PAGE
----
You also have the option to invest in bond funds along with other investors, which are professionally managed and allow you to diversify even further. 

Mutual funds

Mutual funds are prebuilt investment strategies, comprised of various stocks, bonds, and equities in specific ratios. Rather than choosing to invest in individual companies, you invest in funds which pool funds from many investors and spread that money out across the chosen investments.

As the securities within the mutual fund grow, each investor shares in the profits according to their level of investment. This investment vehicle is professionally built and managed, and can be a great way to build a diversified portfolio while also reducing market risk.

Short-term investments

Certain short-term investments can allow you to grow your money and see a return in an abbreviated period of time, with relatively low risk levels. 

Short-term investments may include certificates of deposit, or CDs, which are offered by banking institutions. With CDs, you essentially lock your savings away for an agreed period of time in exchange for a specific rate of return. This is yet another fixed income strategy that is safe, but not necessarily going to make you rich. 

Money market accounts, or MMAs, are interest-bearing savings accounts. Money held in a money market is considered liquid, and can be pulled from at any time. It earns interest while it’s deposited but there’s no risk of actually losing any of your money: money market accounts are another safe portfolio choice.

Then you have P2P lending and lending platforms, or various forms of angel investing. This is where investors offer to lend their own money to others, in exchange for a fixed income repayment and interest. 

Lending can be more lucrative but a bit more risky. Most of the lending platforms require borrowers to have a strong history of success and/or business plan. Plus, you can usually choose whether or not a specific project sounds like a good idea.

Various funds

Then, there are various funds that you can choose to add to your portfolio, to further diversify and boost returns while limiting market risk. These include, but may not be limited to:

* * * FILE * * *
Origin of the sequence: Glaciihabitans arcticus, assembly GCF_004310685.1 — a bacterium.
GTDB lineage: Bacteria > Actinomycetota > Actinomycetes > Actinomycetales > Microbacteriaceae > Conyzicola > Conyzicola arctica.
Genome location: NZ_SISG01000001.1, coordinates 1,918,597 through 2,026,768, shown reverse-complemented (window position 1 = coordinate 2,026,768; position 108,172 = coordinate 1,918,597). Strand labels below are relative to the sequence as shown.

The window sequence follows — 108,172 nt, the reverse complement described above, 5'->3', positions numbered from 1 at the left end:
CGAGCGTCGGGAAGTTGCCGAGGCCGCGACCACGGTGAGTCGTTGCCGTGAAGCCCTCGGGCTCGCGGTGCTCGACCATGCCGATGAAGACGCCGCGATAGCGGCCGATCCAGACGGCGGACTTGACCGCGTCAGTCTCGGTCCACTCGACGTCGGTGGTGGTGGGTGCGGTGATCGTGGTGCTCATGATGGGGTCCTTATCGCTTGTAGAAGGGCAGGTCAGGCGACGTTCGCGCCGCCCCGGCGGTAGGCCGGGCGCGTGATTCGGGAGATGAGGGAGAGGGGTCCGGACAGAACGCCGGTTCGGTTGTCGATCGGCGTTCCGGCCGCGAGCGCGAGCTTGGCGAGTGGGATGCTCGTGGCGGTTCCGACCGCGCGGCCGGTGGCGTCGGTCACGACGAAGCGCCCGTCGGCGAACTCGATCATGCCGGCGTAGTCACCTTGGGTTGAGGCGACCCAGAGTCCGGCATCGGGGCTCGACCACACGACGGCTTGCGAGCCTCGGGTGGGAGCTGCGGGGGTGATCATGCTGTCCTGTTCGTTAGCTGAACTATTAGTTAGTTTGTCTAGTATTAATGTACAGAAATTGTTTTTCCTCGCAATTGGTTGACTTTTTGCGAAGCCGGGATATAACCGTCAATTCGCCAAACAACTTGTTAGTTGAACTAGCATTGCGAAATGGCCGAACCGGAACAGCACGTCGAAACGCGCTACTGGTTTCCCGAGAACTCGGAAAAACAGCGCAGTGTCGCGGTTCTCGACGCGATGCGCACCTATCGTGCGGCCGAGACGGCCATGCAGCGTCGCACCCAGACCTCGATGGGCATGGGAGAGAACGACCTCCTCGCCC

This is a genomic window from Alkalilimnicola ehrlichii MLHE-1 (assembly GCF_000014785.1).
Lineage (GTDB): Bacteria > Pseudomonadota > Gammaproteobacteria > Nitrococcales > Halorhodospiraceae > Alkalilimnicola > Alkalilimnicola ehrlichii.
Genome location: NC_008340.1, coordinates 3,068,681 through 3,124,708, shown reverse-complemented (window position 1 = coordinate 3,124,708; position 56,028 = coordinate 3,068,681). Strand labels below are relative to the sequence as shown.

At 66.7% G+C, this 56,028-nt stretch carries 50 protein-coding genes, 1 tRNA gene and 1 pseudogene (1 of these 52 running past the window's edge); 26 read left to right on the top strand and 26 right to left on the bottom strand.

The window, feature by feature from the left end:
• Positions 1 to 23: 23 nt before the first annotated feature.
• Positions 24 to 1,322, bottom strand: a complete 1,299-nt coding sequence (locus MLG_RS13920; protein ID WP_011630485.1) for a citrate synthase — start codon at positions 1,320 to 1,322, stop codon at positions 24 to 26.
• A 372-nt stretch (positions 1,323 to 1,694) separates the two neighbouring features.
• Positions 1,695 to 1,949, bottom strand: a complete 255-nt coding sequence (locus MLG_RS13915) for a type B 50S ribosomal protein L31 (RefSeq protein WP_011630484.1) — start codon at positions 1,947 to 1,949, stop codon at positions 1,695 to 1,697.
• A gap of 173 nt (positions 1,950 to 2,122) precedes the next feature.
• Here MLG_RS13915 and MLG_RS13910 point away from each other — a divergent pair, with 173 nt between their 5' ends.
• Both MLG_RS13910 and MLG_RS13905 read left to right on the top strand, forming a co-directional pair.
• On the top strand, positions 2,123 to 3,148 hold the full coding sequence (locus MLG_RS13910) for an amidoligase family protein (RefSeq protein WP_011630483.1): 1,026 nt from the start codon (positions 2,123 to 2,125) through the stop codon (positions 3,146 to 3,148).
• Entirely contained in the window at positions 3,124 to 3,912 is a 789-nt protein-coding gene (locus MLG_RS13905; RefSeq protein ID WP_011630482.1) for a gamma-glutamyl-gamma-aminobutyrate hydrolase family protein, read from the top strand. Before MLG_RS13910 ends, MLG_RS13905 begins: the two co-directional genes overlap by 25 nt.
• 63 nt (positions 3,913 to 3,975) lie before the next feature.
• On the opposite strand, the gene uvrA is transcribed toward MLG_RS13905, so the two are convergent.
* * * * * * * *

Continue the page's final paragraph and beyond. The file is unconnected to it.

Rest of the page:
• Sector funds
  • Real estate funds/REITs
  • Commodities
  • Target-date funds and asset allocation funds
  • Natural resources
  • Emerging markets

You don’t necessarily have to include any of these in your portfolio. Plus, in some cases — like with the target date and asset allocation funds — these may even fall into the “stocks” category of your portfolio.

Funds can be a good way to really spread your money out across a broad range of investments. These are generally built and managed by professionals, too, so they may be a great idea if you aren’t sure exactly what you need or what the market holds.


The last section of your portfolio involves liquid funds, which are available as you need them. This includes cash, your checking account balance, and any savings account balances. 

Cash is important to have for emergencies, but won’t grow your portfolio (beyond your savings account interest rate, anyway).

How to diversify your portfolio

So, now that you know what goes into a diversified portfolio, in terms of different asset classes, how do you go about actually diversifying your own? Here are some of the easiest ways, especially if you’re new to investing or don’t really know where to start.

Spread out asset classes within a fund

If you don’t want to pick and choose where your money gets invested or don’t feel comfortable picking the right thing, opt for an asset allocation fund instead.

These funds are pre-set investment strategies that spread investors’ money out across a diversified portfolio according to risk tolerance. They include a defined mix of stocks, bonds, and other investments to help you (and other investors) meet your investment goals by pooling contributions together. Then, everyone shares in the returns.

Buy into funds

A mutual fund is a form of allocation funds: investment mixes designed for a pool of investors. Target date funds are a popular option, as they allow you to determine your retirement date and work backwards in terms of risk tolerance. 

They are also professionally managed, though there are usually fees involved with these funds.

Revisiting your diversification strategy over time

The portfolio that works for you today may not necessarily work for you in 10 years, so you’ll want to revisit your strategy as time goes on. There are a few specific times to consider revising your approach, like

  • As your portfolio shifts
  • As you get older
  • As your financial situation changes
  • As your personal and family goals change
  • As your retirement plans change

Hiring a financial advisor — or utilizing a robo-advisor platform that offers automated guidance and/or individualized personal advice — can be a great way to tell whether or not your diversification strategy is serving you well, both now and as time goes on.

Bottom line

Investing can be a great way to build wealth and help you better reach your financial goals. As with most things in life, though, it’s important not to put all of your eggs in one basket when investing, opting instead to spread your investment efforts across a variety of asset classes.

Diversifying can help you not only boost your investment efforts but also acts to hedge your savings against risk. By spreading your investments across different assets — such as mutual funds, company stocks, savings and money market accounts, CDs, and more — you can grow your portfolio while being less impacted by a market downturn or individual company failure.

And of course, be sure to adjust both your asset allocations and diversification efforts down the line. As your life, family, plans, and financial situation changes, so may your focus and goals.